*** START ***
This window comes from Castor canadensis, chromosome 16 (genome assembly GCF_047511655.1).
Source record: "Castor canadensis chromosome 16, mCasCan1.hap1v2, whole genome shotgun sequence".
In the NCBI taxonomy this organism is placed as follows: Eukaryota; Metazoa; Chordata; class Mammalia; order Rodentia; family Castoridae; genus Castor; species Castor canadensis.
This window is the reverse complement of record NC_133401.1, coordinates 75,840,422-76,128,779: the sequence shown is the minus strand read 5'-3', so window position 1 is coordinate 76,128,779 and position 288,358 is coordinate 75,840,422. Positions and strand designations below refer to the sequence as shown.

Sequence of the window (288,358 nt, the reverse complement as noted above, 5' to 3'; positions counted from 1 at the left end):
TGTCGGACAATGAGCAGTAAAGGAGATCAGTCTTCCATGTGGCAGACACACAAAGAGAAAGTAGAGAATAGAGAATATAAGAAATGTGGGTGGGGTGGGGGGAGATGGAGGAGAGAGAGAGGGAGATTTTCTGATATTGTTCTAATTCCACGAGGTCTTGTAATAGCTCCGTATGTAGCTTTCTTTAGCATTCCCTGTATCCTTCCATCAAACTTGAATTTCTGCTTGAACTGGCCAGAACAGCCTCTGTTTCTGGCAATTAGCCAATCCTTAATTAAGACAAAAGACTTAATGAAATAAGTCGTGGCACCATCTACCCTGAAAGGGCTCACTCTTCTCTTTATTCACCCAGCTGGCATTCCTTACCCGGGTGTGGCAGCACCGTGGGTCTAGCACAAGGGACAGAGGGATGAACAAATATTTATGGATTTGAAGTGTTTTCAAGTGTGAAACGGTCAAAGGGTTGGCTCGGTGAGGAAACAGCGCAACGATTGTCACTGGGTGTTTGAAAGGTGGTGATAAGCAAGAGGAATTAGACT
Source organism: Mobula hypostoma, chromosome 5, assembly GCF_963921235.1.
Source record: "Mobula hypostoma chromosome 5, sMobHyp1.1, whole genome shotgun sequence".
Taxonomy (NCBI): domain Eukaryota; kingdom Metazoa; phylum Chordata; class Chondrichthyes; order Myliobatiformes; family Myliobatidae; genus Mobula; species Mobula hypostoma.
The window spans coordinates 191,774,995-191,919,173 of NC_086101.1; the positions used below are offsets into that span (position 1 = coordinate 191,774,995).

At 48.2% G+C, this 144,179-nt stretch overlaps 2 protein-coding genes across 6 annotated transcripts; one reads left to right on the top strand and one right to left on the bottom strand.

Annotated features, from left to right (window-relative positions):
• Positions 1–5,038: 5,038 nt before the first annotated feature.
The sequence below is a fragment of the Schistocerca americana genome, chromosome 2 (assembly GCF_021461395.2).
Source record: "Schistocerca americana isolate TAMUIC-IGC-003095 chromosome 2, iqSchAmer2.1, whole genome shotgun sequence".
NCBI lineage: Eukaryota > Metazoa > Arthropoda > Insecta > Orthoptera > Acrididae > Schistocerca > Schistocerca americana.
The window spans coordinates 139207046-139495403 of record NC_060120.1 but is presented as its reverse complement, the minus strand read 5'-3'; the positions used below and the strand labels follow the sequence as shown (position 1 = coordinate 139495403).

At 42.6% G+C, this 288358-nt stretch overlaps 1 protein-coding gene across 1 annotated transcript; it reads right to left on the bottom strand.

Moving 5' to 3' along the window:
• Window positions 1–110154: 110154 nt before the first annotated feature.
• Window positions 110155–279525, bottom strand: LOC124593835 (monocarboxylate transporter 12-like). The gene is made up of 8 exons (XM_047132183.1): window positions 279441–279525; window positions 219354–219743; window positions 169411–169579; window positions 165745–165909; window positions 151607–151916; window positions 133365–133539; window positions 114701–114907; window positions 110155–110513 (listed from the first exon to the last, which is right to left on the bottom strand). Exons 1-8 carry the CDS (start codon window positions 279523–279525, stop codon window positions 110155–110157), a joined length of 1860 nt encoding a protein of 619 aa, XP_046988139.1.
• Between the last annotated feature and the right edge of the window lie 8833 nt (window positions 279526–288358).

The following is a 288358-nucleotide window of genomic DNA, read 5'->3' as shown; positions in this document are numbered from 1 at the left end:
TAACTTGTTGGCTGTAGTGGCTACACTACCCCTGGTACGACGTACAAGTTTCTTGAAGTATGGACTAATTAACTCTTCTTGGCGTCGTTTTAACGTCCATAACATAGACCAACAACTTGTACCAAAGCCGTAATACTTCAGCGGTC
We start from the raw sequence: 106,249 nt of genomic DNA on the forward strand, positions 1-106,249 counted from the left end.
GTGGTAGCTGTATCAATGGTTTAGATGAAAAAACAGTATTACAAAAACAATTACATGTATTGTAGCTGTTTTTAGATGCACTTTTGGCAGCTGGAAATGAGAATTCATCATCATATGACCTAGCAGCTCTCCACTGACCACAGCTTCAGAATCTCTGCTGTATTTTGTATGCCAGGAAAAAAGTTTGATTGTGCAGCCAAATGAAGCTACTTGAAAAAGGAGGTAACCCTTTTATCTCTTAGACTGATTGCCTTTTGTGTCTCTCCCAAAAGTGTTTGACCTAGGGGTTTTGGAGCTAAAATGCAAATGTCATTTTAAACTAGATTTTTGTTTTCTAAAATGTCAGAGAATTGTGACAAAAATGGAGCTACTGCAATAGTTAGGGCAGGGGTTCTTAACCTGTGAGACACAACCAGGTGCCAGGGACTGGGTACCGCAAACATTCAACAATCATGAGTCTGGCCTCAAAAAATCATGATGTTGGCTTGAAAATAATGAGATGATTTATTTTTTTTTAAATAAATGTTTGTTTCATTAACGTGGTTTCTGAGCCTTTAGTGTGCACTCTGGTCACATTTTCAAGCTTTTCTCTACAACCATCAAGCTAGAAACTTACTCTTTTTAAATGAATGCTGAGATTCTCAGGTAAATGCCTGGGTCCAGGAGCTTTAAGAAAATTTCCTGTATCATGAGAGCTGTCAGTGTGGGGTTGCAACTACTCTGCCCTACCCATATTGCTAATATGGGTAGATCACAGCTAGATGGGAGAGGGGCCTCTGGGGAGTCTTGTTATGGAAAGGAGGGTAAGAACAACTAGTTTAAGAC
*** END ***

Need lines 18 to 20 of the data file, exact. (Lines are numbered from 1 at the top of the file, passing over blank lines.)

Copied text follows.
At 42.6% G+C, this 288358-nt stretch overlaps 1 protein-coding gene across 1 annotated transcript; it reads right to left on the bottom strand.

Moving 5' to 3' along the window:
• Window positions 1–110154: 110154 nt before the first annotated feature.